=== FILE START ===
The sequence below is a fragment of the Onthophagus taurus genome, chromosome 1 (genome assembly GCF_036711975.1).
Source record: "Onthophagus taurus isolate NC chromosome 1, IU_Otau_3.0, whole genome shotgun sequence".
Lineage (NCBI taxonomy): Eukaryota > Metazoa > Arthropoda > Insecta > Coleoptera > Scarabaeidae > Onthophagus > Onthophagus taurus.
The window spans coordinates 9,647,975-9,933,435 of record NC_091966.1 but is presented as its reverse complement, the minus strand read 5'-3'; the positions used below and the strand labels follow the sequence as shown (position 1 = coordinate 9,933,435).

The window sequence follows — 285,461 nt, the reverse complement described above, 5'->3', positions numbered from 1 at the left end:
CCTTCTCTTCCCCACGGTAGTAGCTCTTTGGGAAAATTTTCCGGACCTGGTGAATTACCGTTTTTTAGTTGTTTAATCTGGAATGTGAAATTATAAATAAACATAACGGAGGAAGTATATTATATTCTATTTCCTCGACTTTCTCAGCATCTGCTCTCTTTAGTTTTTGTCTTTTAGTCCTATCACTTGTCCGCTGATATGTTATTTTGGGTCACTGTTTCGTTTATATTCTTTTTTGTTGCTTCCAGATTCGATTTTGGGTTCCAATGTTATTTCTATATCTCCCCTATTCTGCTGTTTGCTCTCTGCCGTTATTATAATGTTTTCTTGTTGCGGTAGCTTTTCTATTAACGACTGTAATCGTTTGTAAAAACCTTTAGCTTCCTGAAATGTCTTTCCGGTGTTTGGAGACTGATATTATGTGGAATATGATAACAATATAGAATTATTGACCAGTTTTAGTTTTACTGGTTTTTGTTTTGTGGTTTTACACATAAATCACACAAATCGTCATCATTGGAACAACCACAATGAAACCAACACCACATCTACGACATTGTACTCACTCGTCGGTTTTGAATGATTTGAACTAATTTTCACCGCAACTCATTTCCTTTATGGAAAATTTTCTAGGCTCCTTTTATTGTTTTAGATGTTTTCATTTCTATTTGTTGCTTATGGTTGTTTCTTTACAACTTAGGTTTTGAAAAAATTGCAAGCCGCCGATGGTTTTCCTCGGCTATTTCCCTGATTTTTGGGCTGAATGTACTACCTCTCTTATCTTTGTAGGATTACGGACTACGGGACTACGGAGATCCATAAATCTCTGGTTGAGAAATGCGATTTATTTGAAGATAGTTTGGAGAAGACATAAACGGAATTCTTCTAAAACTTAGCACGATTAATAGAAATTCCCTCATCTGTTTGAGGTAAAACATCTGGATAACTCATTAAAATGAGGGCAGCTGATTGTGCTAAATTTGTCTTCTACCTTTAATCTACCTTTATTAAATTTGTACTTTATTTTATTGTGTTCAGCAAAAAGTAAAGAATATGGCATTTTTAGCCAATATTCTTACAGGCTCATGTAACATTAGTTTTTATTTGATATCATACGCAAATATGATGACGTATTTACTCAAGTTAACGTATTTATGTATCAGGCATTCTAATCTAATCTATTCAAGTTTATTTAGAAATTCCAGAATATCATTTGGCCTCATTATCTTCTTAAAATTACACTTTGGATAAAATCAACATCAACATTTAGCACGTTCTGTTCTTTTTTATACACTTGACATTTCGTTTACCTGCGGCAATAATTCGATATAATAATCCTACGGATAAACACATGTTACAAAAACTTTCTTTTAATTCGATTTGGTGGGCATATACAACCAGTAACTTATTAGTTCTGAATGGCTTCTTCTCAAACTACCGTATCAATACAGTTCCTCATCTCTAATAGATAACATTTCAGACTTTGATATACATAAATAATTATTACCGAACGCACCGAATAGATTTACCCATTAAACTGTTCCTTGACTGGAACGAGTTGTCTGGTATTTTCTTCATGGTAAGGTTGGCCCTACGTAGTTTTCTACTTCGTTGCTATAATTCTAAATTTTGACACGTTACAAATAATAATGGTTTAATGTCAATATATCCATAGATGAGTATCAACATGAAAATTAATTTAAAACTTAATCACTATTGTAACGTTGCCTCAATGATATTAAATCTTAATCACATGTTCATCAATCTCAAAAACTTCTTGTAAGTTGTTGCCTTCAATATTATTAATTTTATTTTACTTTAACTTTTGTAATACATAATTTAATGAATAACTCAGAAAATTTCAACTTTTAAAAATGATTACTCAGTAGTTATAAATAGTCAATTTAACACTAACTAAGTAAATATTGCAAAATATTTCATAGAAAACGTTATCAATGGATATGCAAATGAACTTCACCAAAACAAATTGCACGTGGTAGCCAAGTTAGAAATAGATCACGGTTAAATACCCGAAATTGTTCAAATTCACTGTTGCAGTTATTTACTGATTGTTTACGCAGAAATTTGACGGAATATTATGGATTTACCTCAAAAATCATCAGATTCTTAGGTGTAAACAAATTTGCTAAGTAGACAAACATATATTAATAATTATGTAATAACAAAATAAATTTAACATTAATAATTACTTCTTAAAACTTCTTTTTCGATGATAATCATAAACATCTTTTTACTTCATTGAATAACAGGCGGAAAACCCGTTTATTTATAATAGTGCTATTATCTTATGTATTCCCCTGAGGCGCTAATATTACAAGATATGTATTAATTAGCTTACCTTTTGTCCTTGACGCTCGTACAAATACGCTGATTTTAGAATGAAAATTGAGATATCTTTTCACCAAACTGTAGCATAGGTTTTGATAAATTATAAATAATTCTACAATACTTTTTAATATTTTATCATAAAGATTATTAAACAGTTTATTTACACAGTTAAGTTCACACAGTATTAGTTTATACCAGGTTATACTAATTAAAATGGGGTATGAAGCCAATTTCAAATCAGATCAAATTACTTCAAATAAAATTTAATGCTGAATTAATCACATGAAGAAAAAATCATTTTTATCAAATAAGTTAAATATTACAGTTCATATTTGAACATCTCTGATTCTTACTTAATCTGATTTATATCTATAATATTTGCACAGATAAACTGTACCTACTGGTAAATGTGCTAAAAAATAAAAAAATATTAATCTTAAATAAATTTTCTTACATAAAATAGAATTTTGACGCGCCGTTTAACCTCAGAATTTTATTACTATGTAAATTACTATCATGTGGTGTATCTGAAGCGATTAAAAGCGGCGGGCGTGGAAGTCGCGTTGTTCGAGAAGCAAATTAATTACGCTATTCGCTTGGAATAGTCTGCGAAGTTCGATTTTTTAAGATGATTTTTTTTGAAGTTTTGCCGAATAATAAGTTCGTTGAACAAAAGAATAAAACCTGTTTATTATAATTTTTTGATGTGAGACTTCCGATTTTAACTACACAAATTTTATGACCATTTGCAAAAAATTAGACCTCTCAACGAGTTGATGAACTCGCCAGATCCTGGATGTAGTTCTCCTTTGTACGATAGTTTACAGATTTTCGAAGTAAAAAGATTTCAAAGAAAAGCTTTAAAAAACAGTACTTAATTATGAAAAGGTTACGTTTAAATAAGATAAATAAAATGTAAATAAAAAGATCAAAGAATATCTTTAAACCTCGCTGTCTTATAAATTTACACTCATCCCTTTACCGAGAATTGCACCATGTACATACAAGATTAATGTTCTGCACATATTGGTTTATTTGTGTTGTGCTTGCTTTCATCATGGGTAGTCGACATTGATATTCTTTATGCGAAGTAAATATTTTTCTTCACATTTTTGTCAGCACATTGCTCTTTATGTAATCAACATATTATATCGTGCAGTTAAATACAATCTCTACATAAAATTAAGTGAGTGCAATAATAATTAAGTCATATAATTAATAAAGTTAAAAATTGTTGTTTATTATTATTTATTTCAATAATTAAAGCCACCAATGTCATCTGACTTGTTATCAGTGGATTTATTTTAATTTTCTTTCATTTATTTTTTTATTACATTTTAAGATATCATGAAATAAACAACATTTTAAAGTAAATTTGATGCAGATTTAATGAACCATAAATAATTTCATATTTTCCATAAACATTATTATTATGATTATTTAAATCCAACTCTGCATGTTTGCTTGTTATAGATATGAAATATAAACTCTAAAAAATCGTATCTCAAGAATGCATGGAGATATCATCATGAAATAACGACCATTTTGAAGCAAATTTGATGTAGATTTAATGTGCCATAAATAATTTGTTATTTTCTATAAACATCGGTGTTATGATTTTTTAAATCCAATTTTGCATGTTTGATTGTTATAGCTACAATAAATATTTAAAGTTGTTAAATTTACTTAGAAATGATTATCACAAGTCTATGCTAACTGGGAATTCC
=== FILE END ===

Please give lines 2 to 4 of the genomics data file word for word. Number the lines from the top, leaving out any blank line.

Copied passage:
Source record: "Onthophagus taurus isolate NC chromosome 1, IU_Otau_3.0, whole genome shotgun sequence".
Lineage (NCBI taxonomy): Eukaryota > Metazoa > Arthropoda > Insecta > Coleoptera > Scarabaeidae > Onthophagus > Onthophagus taurus.
The window spans coordinates 9,647,975-9,933,435 of record NC_091966.1 but is presented as its reverse complement, the minus strand read 5'-3'; the positions used below and the strand labels follow the sequence as shown (position 1 = coordinate 9,933,435).